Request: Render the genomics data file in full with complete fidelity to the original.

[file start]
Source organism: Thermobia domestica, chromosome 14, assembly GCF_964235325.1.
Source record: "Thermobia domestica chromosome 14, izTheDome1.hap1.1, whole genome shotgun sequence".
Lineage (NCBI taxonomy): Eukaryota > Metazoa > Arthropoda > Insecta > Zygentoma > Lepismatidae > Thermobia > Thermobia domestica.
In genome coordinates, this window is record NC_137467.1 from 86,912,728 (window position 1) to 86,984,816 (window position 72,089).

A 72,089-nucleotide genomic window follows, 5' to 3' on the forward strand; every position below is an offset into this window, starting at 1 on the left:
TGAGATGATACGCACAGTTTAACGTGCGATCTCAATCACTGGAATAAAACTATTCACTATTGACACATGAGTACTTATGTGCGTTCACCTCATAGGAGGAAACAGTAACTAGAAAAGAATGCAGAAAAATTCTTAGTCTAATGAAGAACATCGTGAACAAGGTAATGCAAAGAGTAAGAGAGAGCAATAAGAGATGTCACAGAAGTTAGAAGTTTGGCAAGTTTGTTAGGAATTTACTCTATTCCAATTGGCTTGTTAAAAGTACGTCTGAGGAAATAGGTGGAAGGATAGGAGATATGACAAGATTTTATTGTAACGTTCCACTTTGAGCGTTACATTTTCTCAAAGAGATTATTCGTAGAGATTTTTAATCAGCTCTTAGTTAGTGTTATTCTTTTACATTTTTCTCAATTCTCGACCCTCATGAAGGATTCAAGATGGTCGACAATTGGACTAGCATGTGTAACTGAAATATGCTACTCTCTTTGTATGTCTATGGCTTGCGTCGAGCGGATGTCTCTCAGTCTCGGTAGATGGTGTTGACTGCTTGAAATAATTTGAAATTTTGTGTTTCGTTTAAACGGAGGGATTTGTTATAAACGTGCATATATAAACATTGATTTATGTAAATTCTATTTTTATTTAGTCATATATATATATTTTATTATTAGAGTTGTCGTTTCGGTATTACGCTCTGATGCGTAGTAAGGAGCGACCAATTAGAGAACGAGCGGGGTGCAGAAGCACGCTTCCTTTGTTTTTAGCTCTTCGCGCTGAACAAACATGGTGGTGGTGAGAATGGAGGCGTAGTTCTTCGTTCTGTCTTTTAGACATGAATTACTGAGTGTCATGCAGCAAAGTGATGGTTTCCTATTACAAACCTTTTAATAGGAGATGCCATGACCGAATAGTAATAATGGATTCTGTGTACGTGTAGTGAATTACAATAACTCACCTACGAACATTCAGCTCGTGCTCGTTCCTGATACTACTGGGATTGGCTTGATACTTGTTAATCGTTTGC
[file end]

Source organism: Thermobia domestica, chromosome 14, assembly GCF_964235325.1.
Source record: "Thermobia domestica chromosome 14, izTheDome1.hap1.1, whole genome shotgun sequence".
Lineage (NCBI taxonomy): Eukaryota > Metazoa > Arthropoda > Insecta > Zygentoma > Lepismatidae > Thermobia > Thermobia domestica.
In genome coordinates, this window is record NC_137467.1 from 86,912,728 (window position 1) to 86,984,816 (window position 72,089).

A 72,089-nucleotide genomic window follows, 5' to 3' on the forward strand; every position below is an offset into this window, starting at 1 on the left:
TGAGATGATACGCACAGTTTAACGTGCGATCTCAATCACTGGAATAAAACTATTCACTATTGACACATGAGTACTTATGTGCGTTCACCTCATAGGAGGAAACAGTAACTAGAAAAGAATGCAGAAAAATTCTTAGTCTAATGAAGAACATCGTGAACAAGGTAATGCAAAGAGTAAGAGAGAGCAATAAGAGATGTCACAGAAGTTAGAAGTTTGGCAAGTTTGTTAGGAATTTACTCTATTCCAATTGGCTTGTTAAAAGTACGTCTGAGGAAATAGGTGGAAGGATAGGAGATATGACAAGATTTTATTGTAACGTTCCACTTTGAGCGTTACATTTTCTCAAAGAGATTATTCGTAGAGATTTTTAATCAGCTCTTAGTTAGTGTTATTCTTTTACATTTTTCTCAATTCTCGACCCTCATGAAGGATTCAAGATGGTCGACAATTGGACTAGCATGTGTAACTGAAATATGCTACTCTCTTTGTATGTCTATGGCTTGCGTCGAGCGGATGTCTCTCAGTCTCGGTAGATGGTGTTGACTGCTTGAAATAATTTGAAATTTTGTGTTTCGTTTAAACGGAGGGATTTGTTATAAACGTGCATATATAAACATTGATTTATGTAAATTCTATTTTTATTTAGTCATATATATATATTTTATTATTAGAGTTGTCGTTTCGGTATTACGCTCTGATGCGTAGTAAGGAGCGACCAATTAGAGAACGAGCGGGGTGCAGAAGCACGCTTCCTTTGTTTTTAGCTCTTCGCGCTGAACAAACATGGTGGTGGTGAGAATGGAGGCGTAGTTCTTCGTTCTGTCTTTTAGACATGAATTACTGAGTGTCATGCAGCAAAGTGATGGTTTCCTATTACAAACCTTTTAATAGGAGATGCCATGACCGAATAGTAATAATGGATTCTGTGTACGTGTAGTGAATTACAATAACTCACCTACGAACATTCAGCTCGTGCTCGTTCCTGATACTACTGGGATTGGCTTGATACTTGTTAATCGTTTGC